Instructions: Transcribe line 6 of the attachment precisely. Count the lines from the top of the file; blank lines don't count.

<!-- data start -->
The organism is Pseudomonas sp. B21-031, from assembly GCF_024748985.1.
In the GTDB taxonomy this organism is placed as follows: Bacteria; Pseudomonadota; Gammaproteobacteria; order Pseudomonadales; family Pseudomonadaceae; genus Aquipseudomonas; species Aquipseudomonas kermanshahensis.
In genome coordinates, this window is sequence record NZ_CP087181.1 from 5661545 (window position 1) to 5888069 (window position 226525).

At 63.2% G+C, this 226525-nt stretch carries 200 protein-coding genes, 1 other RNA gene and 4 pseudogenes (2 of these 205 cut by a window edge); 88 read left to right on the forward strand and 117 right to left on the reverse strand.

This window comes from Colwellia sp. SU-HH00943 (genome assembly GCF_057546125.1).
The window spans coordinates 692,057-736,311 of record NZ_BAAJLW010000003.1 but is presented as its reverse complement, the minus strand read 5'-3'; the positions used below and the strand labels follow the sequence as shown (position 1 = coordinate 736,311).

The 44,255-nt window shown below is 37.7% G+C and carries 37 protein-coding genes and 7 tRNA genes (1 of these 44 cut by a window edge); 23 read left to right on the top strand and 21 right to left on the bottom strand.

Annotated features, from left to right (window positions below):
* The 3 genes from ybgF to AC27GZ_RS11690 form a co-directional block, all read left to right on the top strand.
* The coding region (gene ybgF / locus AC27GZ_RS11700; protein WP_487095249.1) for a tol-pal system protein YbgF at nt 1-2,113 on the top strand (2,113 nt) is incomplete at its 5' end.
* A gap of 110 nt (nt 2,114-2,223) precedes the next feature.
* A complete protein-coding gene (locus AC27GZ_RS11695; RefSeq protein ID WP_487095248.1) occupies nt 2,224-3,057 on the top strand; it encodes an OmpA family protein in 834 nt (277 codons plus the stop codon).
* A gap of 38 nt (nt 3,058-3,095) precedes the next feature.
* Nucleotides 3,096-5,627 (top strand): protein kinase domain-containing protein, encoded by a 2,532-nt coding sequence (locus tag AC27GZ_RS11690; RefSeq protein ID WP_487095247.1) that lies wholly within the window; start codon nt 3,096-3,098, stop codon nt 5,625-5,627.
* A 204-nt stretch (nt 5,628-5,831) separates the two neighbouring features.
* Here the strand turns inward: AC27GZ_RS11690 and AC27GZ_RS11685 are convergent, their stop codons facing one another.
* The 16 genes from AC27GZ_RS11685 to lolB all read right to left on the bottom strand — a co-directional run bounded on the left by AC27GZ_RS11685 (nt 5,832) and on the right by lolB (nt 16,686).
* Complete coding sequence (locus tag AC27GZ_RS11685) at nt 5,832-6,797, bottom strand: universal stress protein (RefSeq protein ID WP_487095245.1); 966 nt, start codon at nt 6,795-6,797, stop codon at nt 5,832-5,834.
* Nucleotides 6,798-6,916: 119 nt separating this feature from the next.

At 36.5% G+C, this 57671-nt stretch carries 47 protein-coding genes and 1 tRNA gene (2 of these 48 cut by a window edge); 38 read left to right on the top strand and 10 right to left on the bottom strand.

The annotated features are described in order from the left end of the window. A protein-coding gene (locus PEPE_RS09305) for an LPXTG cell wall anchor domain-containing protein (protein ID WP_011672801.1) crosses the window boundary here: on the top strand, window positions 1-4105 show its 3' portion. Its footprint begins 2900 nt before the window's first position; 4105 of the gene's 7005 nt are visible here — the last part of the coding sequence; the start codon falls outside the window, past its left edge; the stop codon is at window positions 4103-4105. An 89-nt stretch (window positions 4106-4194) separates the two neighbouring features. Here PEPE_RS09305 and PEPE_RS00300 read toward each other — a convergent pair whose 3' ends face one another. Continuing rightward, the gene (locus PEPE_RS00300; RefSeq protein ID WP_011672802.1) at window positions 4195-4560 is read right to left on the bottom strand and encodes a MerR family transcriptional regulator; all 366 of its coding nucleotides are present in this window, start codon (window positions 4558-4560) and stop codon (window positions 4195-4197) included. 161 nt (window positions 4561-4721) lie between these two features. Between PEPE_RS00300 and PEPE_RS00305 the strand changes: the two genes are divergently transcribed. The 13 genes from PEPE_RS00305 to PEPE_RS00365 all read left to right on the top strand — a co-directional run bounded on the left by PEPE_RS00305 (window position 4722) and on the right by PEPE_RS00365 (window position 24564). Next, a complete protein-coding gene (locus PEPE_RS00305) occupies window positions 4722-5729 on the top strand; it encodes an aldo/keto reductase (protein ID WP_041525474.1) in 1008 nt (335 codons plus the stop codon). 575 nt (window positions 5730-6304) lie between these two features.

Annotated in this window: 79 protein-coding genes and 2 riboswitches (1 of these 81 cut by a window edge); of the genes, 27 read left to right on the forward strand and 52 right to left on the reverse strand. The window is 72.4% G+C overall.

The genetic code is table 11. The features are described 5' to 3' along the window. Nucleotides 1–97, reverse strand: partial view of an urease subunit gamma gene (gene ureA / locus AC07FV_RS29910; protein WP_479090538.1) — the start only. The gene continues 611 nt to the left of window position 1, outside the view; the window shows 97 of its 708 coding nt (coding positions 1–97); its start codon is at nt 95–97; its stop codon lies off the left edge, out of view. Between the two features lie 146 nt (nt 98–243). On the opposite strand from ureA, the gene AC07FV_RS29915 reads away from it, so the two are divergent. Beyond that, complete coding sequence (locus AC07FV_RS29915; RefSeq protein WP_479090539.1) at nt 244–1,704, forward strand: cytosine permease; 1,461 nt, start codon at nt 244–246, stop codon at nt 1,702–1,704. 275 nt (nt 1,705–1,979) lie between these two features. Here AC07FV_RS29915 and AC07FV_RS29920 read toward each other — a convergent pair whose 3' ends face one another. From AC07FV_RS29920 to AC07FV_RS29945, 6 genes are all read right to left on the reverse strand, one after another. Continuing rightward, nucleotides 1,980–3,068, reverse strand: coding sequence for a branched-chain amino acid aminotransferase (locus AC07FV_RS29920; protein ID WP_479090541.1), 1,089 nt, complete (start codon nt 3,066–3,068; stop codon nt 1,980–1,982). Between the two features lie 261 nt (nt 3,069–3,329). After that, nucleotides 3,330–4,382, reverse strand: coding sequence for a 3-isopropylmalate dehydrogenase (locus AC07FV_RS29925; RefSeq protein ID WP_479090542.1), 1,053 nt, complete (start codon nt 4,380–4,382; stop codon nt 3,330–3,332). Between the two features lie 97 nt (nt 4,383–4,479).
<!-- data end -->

The window spans coordinates 692,057-736,311 of record NZ_BAAJLW010000003.1 but is presented as its reverse complement, the minus strand read 5'-3'; the positions used below and the strand labels follow the sequence as shown (position 1 = coordinate 736,311).